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Christmas in Hong Kong
I recently returned from Hong Kong where I spent Christmas.
Since my wife is a Hong Kong citizen, she wanted me to get to see her hometown and meet her family.
I was excited to go, but thought I would be skipping Christmas in a way, since I assumed the holiday spirit would not be very big in the Far East.
Having grown up in Europe, I have spent Christmas in several different countries and have seen many different Christmas traditions, such as Germany’s Saint Nicholas Day on Dec. 6, where children leave a boot out to be filled with nuts, fruits and berries.
I was not expecting big celebrations in Hong Kong of any kind, but I was shocked to see the Hong Kong residents celebrate Christmas with a passion equal to or greater than anything I have seen in the United States.
One hundred-story buildings were decorated from top to bottom with Christmas lights, 30-foot Christmas trees were erected across the city and in malls, and you couldn’t go anywhere without hearing Christmas music playing.
However, after getting used to how similar Christmas is there, it was interesting to take a closer look and see how differently Hong Kong people celebrate the holiday.
The city puts on a huge display and the people are certainly excited, but to many of them Christmas isn’t any more significant than other holidays.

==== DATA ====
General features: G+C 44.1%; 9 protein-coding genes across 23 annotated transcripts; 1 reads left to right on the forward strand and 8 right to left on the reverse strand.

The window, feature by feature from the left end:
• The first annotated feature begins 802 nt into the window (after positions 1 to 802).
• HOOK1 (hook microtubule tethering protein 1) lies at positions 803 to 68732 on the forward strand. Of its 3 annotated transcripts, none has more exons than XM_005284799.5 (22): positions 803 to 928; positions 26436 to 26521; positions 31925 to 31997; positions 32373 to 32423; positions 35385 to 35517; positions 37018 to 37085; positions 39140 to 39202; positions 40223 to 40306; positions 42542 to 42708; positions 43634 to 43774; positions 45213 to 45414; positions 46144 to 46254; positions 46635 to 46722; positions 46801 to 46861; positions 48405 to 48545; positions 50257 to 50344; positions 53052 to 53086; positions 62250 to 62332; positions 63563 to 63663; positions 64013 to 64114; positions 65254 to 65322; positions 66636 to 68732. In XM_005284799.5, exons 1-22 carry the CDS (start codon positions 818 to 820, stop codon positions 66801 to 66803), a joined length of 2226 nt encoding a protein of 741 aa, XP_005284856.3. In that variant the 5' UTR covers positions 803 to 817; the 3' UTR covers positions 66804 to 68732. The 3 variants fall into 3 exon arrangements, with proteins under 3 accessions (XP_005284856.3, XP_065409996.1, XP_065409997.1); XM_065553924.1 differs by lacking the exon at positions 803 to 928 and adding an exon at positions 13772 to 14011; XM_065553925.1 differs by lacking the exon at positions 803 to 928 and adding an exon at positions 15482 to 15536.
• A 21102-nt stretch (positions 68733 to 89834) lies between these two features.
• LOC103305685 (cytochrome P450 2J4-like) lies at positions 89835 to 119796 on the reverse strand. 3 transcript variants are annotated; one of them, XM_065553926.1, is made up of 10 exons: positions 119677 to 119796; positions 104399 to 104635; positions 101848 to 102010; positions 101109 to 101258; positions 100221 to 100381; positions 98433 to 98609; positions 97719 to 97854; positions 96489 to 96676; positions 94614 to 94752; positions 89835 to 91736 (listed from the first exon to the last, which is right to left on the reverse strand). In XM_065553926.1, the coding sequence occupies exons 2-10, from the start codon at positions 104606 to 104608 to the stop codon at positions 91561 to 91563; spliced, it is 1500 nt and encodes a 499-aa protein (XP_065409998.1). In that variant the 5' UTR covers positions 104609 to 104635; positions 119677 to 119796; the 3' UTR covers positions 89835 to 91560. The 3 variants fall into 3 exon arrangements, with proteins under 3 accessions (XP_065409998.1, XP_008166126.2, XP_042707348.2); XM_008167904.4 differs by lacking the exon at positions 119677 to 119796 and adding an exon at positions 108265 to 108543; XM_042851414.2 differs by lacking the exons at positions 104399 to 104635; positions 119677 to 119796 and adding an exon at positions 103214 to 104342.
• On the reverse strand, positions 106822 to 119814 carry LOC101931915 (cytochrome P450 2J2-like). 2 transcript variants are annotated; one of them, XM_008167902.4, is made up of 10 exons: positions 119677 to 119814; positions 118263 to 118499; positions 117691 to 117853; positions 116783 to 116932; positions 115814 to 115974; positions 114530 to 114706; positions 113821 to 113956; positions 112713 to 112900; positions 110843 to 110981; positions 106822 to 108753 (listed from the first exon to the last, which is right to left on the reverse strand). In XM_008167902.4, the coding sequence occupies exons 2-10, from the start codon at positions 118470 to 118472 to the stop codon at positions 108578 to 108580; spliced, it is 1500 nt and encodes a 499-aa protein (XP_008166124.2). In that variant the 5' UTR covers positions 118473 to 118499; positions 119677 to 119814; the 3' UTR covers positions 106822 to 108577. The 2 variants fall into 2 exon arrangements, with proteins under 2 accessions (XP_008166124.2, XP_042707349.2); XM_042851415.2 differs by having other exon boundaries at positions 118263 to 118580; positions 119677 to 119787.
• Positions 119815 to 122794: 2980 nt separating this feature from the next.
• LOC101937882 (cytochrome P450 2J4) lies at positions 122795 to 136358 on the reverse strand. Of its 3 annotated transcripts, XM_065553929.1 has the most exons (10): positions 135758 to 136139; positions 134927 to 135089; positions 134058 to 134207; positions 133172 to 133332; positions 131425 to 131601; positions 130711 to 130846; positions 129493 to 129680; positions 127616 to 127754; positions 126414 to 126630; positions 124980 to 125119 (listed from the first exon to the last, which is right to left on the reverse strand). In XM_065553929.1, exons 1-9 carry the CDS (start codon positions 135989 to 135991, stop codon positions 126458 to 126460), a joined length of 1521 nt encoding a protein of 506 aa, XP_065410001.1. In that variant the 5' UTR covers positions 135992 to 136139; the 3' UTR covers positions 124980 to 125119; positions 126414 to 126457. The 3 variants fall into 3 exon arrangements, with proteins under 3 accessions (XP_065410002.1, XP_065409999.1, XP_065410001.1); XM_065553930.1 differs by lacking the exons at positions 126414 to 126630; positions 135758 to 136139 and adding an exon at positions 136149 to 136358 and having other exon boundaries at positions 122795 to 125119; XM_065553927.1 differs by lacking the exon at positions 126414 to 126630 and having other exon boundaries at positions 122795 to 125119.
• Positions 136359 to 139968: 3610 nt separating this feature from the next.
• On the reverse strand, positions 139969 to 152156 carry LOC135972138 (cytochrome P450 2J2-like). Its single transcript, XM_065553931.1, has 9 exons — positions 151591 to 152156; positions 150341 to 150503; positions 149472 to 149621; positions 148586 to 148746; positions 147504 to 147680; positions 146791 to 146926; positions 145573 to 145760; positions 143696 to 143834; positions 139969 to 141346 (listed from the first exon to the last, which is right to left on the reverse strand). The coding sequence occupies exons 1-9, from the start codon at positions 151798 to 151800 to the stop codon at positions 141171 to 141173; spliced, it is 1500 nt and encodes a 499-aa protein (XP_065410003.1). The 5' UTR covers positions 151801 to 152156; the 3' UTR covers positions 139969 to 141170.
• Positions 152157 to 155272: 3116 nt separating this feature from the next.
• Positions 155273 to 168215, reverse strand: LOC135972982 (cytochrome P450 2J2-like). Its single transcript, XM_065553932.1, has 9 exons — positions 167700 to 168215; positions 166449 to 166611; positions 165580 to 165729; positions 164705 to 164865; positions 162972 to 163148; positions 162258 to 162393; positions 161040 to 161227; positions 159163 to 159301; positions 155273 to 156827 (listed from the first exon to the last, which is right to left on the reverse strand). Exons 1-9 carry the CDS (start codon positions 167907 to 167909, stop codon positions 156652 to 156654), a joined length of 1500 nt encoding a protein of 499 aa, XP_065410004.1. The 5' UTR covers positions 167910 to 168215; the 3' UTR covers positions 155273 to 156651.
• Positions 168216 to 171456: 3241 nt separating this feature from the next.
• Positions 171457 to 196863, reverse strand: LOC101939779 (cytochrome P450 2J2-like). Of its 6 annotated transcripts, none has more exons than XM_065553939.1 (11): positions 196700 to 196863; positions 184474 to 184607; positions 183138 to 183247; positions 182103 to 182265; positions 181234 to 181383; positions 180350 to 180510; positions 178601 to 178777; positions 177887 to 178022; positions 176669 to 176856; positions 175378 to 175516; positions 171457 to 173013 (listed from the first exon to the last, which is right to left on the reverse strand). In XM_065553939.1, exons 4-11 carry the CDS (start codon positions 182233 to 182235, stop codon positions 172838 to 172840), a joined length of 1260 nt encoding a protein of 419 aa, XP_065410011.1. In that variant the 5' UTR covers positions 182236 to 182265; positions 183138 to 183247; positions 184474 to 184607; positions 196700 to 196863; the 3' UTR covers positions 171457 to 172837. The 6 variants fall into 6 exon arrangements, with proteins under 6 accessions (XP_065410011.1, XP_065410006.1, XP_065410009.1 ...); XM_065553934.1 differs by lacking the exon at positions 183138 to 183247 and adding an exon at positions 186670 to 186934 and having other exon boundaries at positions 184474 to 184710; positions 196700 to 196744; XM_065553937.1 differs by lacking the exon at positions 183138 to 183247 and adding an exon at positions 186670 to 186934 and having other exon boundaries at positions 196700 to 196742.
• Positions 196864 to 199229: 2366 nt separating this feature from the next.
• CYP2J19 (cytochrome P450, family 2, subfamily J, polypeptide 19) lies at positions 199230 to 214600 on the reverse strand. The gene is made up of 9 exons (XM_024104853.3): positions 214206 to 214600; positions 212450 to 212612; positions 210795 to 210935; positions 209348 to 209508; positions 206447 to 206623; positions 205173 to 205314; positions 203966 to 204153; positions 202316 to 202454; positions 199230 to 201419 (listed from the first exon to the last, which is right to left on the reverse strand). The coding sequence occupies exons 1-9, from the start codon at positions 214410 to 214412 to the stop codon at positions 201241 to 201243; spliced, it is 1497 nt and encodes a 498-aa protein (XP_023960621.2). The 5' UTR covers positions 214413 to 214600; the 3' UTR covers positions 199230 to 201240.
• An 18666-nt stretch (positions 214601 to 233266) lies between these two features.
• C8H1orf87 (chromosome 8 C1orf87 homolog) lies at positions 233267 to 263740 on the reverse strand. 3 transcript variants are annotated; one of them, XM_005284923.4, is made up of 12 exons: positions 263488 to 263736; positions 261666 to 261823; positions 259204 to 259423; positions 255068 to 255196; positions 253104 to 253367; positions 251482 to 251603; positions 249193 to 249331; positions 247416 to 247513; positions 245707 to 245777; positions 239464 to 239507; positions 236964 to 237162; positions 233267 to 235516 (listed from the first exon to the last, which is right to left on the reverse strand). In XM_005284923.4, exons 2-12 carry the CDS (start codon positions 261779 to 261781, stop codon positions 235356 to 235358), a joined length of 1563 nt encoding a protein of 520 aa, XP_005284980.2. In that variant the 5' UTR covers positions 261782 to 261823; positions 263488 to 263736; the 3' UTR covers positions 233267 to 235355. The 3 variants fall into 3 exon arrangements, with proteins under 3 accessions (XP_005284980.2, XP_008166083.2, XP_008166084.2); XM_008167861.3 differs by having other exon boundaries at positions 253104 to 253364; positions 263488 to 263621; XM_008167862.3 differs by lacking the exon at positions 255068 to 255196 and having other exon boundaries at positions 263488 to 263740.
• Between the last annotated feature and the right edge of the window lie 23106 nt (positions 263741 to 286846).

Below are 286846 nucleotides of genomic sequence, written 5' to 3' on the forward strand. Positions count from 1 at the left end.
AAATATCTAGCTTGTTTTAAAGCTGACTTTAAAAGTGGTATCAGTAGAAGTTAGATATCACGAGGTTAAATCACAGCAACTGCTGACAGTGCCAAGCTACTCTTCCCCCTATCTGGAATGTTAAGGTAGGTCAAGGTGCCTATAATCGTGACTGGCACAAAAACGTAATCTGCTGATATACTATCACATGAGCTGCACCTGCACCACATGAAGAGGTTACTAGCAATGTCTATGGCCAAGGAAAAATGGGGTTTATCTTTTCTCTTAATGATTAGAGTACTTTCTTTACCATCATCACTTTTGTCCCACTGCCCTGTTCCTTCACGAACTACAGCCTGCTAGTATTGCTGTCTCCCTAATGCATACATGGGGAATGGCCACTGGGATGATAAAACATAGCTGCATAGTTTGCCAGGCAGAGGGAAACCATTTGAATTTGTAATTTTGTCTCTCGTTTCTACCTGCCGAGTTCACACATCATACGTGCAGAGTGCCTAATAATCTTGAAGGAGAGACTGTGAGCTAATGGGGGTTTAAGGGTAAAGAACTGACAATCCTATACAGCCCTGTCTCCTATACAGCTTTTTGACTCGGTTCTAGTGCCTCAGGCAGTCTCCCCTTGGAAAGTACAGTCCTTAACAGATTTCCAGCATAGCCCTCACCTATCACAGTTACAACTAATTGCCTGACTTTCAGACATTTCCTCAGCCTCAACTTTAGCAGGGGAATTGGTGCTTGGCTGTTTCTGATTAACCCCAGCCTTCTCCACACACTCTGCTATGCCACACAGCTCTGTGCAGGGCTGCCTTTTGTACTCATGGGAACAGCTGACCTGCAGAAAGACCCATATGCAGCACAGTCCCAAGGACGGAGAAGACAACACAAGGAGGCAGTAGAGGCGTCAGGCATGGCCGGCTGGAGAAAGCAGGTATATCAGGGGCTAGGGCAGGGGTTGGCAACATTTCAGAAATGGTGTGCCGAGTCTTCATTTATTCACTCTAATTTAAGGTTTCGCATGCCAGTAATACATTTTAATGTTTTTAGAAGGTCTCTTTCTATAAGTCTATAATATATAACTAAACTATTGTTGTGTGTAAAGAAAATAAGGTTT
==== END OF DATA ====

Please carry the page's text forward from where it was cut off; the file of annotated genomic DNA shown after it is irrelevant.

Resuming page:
“It’s just a celebration, nothing special. It’s like a birthday. I don’t think Hong Kong people take Christmas as seriously as Europe or America,” said 25-year-old Hong Kong resident Annie Lok.
In America, Christmas shopping is a big part of the season. In Hong Kong it’s big as well, but instead of shopping for presents, people usually just take advantage of the sales for themselves.
In fact, it is uncommon to give more than one present to someone, and since it is a former British colony, Hong Kong residents usually open their presents on Packing Day, Dec. 26.
In America much more of the holiday is based around gifts, and while it is still an important part of Christmas in Hong Kong, it is not the focus.
“Christmas is really just an excuse to do a lot of shopping and enjoy yourself. If it wasn’t Christmas, it would just be another holiday,” Hong Kong resident Rachel Leung said.
Leung, like many other Hong Kong citizens, sees it much more as a cultural holiday than a religious one. In fact, many Americans would probably not even call it a holiday if they were in the same situation, since most businesses remain open throughout Christmas.
However, seeing carolers in the streets or a candlelight vigil walk through the city on Christmas Eve is common. You can see a strong Western influence around Christmas, especially since many Hong Kong residents such as Lok would describe an ideal Christmas as “sitting by a fireplace with your family while it snows outside,” a scene very unlikely to occur in Hong Kong’s subtropical weather.
The weather, like most places around the world during winter, does get colder, but not by a very significant amount. The weather, like the people, remain mostly constant through the season, despite the fantastic show the city puts on.
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